I grew up in suburban middle Georgia, where I did my undergraduate in cellular/molecular biology and economics at Georgia College and State University in Milledgeville, GA. I was always fascinated in viruses, and therefore had every intention on one day working on viral research at the Center for Disease Control. However, a decision to take a food ethics course at the end of my sophomore completely changed my life. Once exposed to the environmental and animal welfare injustices of industrial animal production, I became completely devoted to finding a solution and enacting change at both the consumer and producer levels. Shortly after, I reached out to the Department Chair in the Dept. of Biological Sciences, Dr. Indiren Pillay, who gracioulsy offered me the opportunity to engage this issue through research in his lab. I designed and have since published this work, which focused on differences in foodborne pathogen (E.coli O157:H7 and Salmonella) composition in ground beef from grass-based, sustainable grazing farms and conventional, grain-based feedlot systems.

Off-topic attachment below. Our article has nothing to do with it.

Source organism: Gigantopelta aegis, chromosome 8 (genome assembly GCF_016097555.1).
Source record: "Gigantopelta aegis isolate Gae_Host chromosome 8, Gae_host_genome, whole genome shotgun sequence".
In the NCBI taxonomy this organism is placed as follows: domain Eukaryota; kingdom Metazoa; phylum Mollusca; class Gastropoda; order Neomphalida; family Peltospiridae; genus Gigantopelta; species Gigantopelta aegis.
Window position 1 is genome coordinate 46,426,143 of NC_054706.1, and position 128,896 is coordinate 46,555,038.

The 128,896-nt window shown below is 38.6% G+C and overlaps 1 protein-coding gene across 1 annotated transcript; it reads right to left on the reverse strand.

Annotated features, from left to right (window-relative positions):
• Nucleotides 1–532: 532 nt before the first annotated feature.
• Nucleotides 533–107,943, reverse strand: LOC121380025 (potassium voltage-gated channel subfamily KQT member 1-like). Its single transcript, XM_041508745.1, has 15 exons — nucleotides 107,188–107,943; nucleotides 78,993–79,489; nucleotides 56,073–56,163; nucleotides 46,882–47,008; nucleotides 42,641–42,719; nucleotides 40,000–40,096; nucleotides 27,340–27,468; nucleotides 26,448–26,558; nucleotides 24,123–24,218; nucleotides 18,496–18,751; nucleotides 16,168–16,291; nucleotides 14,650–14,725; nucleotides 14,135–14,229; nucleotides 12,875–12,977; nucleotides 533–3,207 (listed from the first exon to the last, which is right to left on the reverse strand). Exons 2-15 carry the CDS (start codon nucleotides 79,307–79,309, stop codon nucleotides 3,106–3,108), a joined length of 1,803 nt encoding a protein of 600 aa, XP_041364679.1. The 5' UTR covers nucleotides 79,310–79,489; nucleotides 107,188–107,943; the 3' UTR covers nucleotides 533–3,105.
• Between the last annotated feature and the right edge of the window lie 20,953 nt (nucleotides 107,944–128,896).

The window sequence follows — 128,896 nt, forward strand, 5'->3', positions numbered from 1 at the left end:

Understanding that I had no actual farm or animal production experience, I decided that furthering my education on this front would be my next move. I joined one of the foremost researchers on sustainable grazing, Dr. Jason Rowntree at Michigan State University for a masters in Animal Science in 2015. Here, I had the opportunity to gain on-farm experience at the MSU Lake City AgBioResearch Station. I developed a cross-discipline study that incorporated soil C research and on-farm animal data into a life-cycle greenhouse gas model to analyze the environmental impacts of a nuanced grazing system (adaptive multi-paddock grazing) with conventional feedlot beef production. I was awarded the Outstanding Master's Student of the Year in the Department of Animal Science for this work.
The science on regenerative grazing and its impacts on ecosystem services such as soil carbon sequestration is still emerging. To explore scientific questions related to regenerative grazing, I am approaching my research from an interdisciplinary perspective under a co-advisership between Drs. Lynn Huntsinger (rangeland ecologist) and Tim Bowles (agroecologist). In my dissertation research, I am utilizing a mixed-methods framework combining quantitative and qualitative data to explore 1. the ecological impacts of adaptive multi-paddock grazing (using indicators such as soil carbon, water infiltration, and more) and 2. the social dimensions of rancher decision making and local-ecological knowledge leading to improved management. Together, this interdisciplinary work will be important to producing informed, holistic policy that incentivized animal agriculture that is environmentally regenerative, high animal welfare, and equitable.
BS., Biology, Minor in Economics. Summa cum laude. Georgia College & State University (2015)
MS., Animal Science. Michigan State University. (2017)